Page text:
It’s that time again: for cooler weather, changing colors and the approach of the whitetail rut. While some hunters get an early start in August and September to fulfill their food-plot dreams, the majority start tilling up the dirt in early October. It’s a busy season for hunters looking to quickly establish a field of greens, because their prime hunting days are eminently approaching.

It’s crunch time, and if hunters are going to have a food plot, there is no time to waste. You can have a lush fall plot, but it doesn’t mean you should rush and make careless decisions. 

One of the major planning mistakes is improper application rates of seed, fertilizer and herbicide. Most food plots are constructed in old woodlots, fields or anywhere there is some open ground. And quite often, food plot areas are a result of guesswork. 

Becoming a food-plotter is much like farming, but on a much smaller scale. For farmers, the size of their fields is the most-important consideration for every activity during the production of their crops. In addition to the massive costs of fertilizer, lime, herbicide and the latest, engineered seed, farmers know the exact survey area of their crop fields, and they make sure that they prepare their field applications based on the finite area. 

Every bag of seed, fertilizer and herbicide has recommended applications rates, all based on an area unit of measure, either per acre or per square foot. Many food plotters just guess their plot size and make applications based on their educated guess. And this can work fine if they make an accurate assessment of their food-plot area. However, a poor guess can destroy expectations of a lush plot where they hope to take a trophy buck later in the year.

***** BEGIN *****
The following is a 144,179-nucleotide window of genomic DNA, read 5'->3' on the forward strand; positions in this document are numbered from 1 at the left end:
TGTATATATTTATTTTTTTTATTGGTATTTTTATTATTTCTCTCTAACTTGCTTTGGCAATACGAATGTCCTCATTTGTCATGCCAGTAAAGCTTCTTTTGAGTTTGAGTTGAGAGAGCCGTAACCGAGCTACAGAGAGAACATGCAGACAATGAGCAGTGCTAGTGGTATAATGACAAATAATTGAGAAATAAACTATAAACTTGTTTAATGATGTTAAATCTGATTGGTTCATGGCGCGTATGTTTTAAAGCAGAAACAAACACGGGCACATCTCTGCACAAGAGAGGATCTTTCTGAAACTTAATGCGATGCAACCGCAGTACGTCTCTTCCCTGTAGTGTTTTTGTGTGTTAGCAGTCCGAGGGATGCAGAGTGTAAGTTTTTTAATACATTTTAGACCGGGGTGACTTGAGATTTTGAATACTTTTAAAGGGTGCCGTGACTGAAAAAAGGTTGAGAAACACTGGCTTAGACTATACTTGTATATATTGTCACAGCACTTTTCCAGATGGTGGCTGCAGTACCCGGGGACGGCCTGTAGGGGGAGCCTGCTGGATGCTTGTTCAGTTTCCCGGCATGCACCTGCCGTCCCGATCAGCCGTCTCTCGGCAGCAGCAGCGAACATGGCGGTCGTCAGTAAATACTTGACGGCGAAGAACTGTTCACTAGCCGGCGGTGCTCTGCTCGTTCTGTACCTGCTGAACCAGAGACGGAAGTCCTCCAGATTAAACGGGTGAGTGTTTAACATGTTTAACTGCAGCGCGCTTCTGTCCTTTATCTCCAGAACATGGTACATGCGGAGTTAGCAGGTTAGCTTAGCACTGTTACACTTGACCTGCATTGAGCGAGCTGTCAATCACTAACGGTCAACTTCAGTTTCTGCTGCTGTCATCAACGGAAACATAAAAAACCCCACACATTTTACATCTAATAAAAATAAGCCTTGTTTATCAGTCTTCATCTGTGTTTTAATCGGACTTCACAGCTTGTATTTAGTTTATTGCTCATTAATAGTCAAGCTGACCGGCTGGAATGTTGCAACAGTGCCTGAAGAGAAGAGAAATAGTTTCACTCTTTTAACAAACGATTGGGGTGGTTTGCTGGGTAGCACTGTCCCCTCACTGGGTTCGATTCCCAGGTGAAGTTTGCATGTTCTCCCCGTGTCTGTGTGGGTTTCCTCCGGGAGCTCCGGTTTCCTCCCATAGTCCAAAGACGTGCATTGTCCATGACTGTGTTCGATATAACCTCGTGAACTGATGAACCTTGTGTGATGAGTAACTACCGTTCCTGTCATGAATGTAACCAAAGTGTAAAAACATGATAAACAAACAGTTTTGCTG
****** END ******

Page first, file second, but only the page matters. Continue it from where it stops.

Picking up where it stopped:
Luckily, area and rate calculations don’t require an advanced degree from a private, Ivy League college. Measuring area is simple math that is first taught to third- and fourth-graders, but math doesn’t always come easy to everybody. Fortunately, there are only a few steps to follow to accurately calculate the area for a food plot of any shape. 

First, the units of measure need to be explored to be able to compute distances over to usable areas. Since most measuring devices measure in feet, and application rates are based on acres, landowners should choose measuring devices with feet as their primary unit. Additionally, many measuring tapes come with inches or tenths between the foot measurements. For ease of computation, measuring tapes with tenths between foot measurements are preferred because it requires less calculation to reach a final product.  

Area formulas can range from a very simple length-times-width calculation to a more complicated version, such as the area formula for a circle with a computation of its radius and a mathematical constant. But for almost all food plots, the area can be calculated by using the simple square and triangle formulas. The area of a rectangle is a simple length multiplied times the width. The formula for a triangle is basically the same as a rectangle, but since it only has three corners versus four, you have to divide it by half. In other words, the formula for a triangle is the base times the height multiplied by .5.

When multiplying foot measurements, the result produces a square-foot measurement that can be easily converted to acres. Since 43,560 square feet comprise an acre, the square-foot product can be divided by 43,560 to produce the area. 

Food plots should be sketched out on paper and then segregated into rectangles and triangles if needed. The lengths and widths of each smaller rectangle and triangle should be accurately measured on the ground, marked with a stake or flag, and recorded on the sketch. Then, the areas of each subordinate region should be calculated and added together to come up with an accurate and precise calculation for the entire food-plot area.